Brian Fitzpatrick, Dwight Evans address ‘skills gap’ plaguing small businesses at local hearing
Two Pennsylvania Congressmen, local and state officials hashed out strategies Monday morning to diminish the “skills gap,” or shortage of candidates applying to work in industries like manufacturing.
Developing that workforce means acknowledging where multiple areas — including infrastructure, the school and criminal justice systems — intersect, sometimes resulting in difficulty for local businesses looking to attract qualified workers, said Rep. Brian Fitzpatrick, R-8, of Middletown, and Rep. Dwight Evans, D-2, of Philadelphia.
For example, Fitzpatrick said, some prospective workers might not find employment due to a lack of public transportation nearby. Meanwhile, another official said, a person arrested for a DUI might remain unemployed for a time because their license is suspended.
“If left unaddressed, the skills gap could not only impact these businesses and workers, but it my also lead to significant economic spillovers throughout the state in general,” Fitzpatrick said. “Addressing this issue demands our attention now.”
The two representatives took testimony from three area experts in labor, business and education at the Boilermakers Local 13 hall in Bristol Township, intending to share the experts’ answers with Congressional colleagues on the Committee on Small Business.
Patrick Eiding, president of the Philadelphia Council AFL-CIO union, asked the representatives to increase funding to career and technical education programs to counteract what he described as a concern in students’ proficiency in math and reading.
“In some cases, even graduates ... are at a sixth- or seventh-grade level for both reading and math,” he said. “We need to increase education funding for these programs to better prepare these students for graduation.”
Grant funding is also pivotal in allowing for pre-apprenticeship training programs at Bucks County Community College, said Susan Herring, interim executive director for the school’s Center for Workforce Development. Her center partners with local businesses to train about 2,800 employees a year in areas like industrial safety and computer applications, with help from county, state and federal money.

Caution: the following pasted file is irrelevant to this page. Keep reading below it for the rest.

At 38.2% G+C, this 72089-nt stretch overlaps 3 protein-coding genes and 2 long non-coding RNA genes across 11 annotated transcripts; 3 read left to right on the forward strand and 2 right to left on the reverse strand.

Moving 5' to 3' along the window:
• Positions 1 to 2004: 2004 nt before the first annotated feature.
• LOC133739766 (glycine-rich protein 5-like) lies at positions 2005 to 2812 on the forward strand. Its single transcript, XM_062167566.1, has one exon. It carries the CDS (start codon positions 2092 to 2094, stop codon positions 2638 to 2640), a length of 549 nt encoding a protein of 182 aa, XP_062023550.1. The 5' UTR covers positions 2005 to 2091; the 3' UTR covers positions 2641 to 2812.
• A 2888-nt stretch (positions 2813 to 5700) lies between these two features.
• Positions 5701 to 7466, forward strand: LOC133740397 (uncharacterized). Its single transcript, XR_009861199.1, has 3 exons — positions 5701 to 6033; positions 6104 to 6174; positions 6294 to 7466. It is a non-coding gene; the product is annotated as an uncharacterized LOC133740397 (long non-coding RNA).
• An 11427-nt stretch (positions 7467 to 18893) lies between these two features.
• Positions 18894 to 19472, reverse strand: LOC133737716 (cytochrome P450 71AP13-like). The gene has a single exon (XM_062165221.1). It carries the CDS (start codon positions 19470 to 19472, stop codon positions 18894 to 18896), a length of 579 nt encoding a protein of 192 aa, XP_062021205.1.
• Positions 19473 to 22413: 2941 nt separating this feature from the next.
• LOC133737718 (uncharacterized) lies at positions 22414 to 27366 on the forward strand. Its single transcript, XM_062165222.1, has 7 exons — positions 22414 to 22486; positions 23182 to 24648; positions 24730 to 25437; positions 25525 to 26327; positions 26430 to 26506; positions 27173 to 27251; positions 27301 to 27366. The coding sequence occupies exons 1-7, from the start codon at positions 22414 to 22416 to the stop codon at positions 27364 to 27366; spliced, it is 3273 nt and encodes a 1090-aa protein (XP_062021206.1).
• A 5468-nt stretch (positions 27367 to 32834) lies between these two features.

It’s not just “hard skills” like training and education workers need, but also “soft skills” like work ethic, communication and dependability, said Alex Halper, director of government affairs for the Pennsylvania Chamber of Business and Industry.
“A lot of employers say, ‘I can’t teach that; that needed to be taught years ago,’” said Halper, who added that officials could help connect youth with summer jobs where they could learn these “soft skills.”
Fitzpatrick highlighted a need to reduce the “stigma” around apprenticeship programs, where participants can receive on-the-job training; he said such programs could serve as a better alternative to a four-year college degree for some youth.
“The cruelest thing we can do to our kids is pressure them to go to a four-year university, graduate with mountains of debt, with bleak job prospects ... that’s a very difficult way to start one’s life,” Fitzpatrick said.
“There has to be more attention to other pathways (than four-year colleges),” Eiding agreed.
Fitzpatrick has co-sponsored initiatives to help train more skilled workers and in doing so fill some of what he said are about 6 million unfilled jobs nationwide.
If passed, the Apprenticeship and Jobs Training Act would grant employers up to $5,000 in a tax credit for training a worker in a qualified apprenticeship program, while the American Apprenticeship Act would call for competitive federal grants to assist states in between 20 percent and 50 percent of pre-apprenticeship and apprenticeship program instruction.
Both acts have remained in committees since fall 2017.